• Sat. Nov 26th, 2022

Cavaliers aim at mounted archery


The Reflector Correspondent

Archery on horseback is reminiscent of Native Americans hunting buffalo in the vast grassy plains, or Mongolian warriors charging into battle on sturdy and sturdy ponies.

This 2,500-year-old martial art is experiencing a modern resurgence around the world, including right here in Brush Prairie.

The styles of mounted archery have their origins in Korean, Hungarian and Persian culture. The sport combines horseback riding with archery skills as competitors gallop a 90-yard course while losing arrows at various targets.

Volcano Ridge Mounted Archers (VRMA) is an avid horse archery club based at Arrowhead Acres in Brush Prairie. The multi-faceted organization offers training and practices at its archery range, participates in public exhibitions, participates in mounted archery competitions, offers scholarships to young people for archery. ‘bow ridden and runs a rescue horse training program.

The group was incorporated as a 501 (c) (3) nonprofit this year and already has 52 active members. It is a subsidiary of the Mounted Archery Association of the Americas (MA3), the national sports organization, which provides a framework for mounted archery clubs across the country.

Ridgefield resident Susie Castle is a board member and founding member of VRMA. Castle has been a long-time rider and has ridden in many disciplines, but she is particularly passionate about mounted archery.

As difficult as it may sound, she did not find the sport particularly difficult.

“I did archery when I was a kid,” Castle said. “It’s just bringing back muscle memory.”

In addition, she did some weight training to stabilize an injured rotator cuff in her shoulder, which would otherwise be strained by the use of the bow and arrow.

Aiming with precision is one of Castle’s biggest challenges, as she has double vision due to a previous head injury. But, she said, it seems easier to aim from a galloping horse than from a stationary position; maybe the playing field is level compared to other runners.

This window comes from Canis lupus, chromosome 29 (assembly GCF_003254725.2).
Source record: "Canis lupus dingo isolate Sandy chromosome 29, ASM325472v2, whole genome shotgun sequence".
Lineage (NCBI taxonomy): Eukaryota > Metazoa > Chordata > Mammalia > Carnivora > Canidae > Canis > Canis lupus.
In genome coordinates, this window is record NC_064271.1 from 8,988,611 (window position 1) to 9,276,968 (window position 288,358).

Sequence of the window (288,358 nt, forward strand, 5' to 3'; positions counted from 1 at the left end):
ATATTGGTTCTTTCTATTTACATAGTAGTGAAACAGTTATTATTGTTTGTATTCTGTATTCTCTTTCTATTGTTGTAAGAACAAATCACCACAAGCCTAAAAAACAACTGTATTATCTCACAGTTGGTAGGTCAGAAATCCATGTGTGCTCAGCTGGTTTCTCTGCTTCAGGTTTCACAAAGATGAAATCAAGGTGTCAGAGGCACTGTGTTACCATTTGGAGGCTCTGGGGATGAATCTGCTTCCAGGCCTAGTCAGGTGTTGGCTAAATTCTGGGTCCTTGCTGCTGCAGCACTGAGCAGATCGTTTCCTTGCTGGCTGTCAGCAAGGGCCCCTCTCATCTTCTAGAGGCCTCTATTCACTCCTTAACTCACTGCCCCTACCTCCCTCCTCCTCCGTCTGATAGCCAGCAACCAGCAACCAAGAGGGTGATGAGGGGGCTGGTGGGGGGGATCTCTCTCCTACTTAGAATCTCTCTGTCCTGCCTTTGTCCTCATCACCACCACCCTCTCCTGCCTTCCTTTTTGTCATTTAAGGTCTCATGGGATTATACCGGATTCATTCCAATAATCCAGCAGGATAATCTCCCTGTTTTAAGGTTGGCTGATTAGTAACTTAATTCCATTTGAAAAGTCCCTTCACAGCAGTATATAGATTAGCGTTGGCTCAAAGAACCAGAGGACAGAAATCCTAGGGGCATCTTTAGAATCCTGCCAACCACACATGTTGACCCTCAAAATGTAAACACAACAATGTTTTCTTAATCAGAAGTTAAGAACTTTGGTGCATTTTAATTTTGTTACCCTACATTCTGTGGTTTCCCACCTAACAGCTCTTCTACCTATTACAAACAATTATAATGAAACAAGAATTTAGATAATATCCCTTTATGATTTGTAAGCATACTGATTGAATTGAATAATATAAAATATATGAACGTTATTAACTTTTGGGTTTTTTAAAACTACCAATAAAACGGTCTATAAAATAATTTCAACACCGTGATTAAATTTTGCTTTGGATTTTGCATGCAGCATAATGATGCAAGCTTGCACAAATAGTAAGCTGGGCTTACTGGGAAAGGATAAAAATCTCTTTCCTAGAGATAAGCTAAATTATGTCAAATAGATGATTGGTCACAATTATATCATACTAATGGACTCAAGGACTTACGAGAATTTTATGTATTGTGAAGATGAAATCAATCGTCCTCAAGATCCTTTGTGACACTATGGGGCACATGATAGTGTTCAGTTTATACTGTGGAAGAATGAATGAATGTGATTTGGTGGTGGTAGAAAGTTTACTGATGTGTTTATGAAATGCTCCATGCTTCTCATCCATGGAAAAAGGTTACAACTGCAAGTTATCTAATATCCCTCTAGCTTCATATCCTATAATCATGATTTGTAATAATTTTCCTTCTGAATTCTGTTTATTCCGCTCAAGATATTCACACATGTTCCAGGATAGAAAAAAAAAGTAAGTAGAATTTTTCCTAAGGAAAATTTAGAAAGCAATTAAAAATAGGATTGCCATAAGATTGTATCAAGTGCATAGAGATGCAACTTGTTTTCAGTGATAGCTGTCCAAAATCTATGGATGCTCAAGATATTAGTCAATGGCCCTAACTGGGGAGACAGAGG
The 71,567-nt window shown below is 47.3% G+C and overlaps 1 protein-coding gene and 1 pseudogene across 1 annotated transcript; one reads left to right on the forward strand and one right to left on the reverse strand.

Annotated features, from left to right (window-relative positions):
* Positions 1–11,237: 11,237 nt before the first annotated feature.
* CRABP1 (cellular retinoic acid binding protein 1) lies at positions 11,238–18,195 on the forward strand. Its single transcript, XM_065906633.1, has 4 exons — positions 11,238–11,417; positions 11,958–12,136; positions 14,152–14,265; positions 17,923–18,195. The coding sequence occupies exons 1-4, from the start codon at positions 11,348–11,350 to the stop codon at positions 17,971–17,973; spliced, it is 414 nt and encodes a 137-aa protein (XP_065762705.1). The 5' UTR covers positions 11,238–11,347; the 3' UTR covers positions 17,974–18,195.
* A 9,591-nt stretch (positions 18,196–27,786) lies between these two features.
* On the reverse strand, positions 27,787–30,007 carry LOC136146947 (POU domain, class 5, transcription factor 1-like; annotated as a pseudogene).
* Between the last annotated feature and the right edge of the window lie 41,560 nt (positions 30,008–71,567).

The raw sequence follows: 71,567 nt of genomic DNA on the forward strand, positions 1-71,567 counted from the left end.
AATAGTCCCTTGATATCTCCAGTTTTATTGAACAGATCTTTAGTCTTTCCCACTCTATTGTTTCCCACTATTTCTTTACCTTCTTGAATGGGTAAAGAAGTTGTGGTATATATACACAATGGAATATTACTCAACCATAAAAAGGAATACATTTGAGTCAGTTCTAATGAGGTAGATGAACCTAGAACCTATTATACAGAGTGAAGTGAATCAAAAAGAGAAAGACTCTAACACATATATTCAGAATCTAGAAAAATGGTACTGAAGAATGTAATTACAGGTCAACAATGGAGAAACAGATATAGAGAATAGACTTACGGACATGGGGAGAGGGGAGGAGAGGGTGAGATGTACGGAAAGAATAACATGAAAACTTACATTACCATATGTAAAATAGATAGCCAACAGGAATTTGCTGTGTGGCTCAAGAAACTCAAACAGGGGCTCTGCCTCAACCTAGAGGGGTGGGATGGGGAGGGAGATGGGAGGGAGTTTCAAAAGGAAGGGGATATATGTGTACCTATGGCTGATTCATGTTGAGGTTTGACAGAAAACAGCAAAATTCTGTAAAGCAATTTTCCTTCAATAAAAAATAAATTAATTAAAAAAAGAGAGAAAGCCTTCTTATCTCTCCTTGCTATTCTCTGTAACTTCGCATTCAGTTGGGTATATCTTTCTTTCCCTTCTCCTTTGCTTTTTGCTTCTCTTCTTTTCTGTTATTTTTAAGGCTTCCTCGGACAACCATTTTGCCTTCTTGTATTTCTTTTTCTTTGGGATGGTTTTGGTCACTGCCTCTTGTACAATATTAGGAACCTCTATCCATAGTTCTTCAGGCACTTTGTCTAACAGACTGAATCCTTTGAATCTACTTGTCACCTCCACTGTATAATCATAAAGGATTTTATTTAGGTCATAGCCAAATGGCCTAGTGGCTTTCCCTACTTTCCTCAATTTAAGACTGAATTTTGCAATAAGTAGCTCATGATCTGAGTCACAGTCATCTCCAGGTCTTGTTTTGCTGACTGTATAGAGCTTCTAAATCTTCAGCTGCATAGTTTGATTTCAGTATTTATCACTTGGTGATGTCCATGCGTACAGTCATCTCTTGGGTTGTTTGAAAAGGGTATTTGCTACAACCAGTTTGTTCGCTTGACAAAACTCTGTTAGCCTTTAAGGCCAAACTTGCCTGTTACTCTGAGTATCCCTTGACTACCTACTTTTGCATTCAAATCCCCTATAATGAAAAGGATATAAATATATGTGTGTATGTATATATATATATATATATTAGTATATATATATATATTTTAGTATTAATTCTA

“It’s new, it’s exciting. It’s a bit barbaric, ”she laughed.

She loves to let go of the reins of a galloping horse to take aim.

“It’s the freedom, the feeling that you’re just going. It brings back the feeling you had when you were a kid, you come back to that feeling, ”she said.

VRMA members have access to the training facilities at Arrowhead Acres and the group trains twice a week, weather permitting. New members must be members of MA3, carry out a skills assessment and pay an annual membership fee.

Practices focus on safety first, Castle said. Young people begin to learn to pull a lead line on horseback, and all riders train from an “iron horse”, a horse figure towed behind an ATV.

“There’s a lot of ground shooting and practice before riding,” Castle said.

Each horse is also assessed, to ensure that it has the right level of training and basic disposition for the sport.

Ultimately, the rider will let go of the reins and the horse will charge straight into a galloping alley, while the archer takes aim at a target.

The VRMA supports horses and riders in addition to providing a training ground for mounted archers. The Horse Rescue Program welcomes two rescue horses each year and provides rehabilitation and training to prepare them for archery mount work.

In addition, the group funds scholarships for two young members, which give them access to facilities, training, competition and a horse to ride if necessary.

VRMA participates in the US Veterans Corps Mounted Color Guard to provide horses and riders for commemorative events, and has partnered with the Warrior Within program to provide horse-assisted activities for veterans.

A two tour veteran described her experience when she joined the archery group.

“I don’t know what it is,” she said, “but other veterans have to do it.”

“You have that bond with your horse,” Castle said. “It’s a healing feeling you get when you can trust your horse. “


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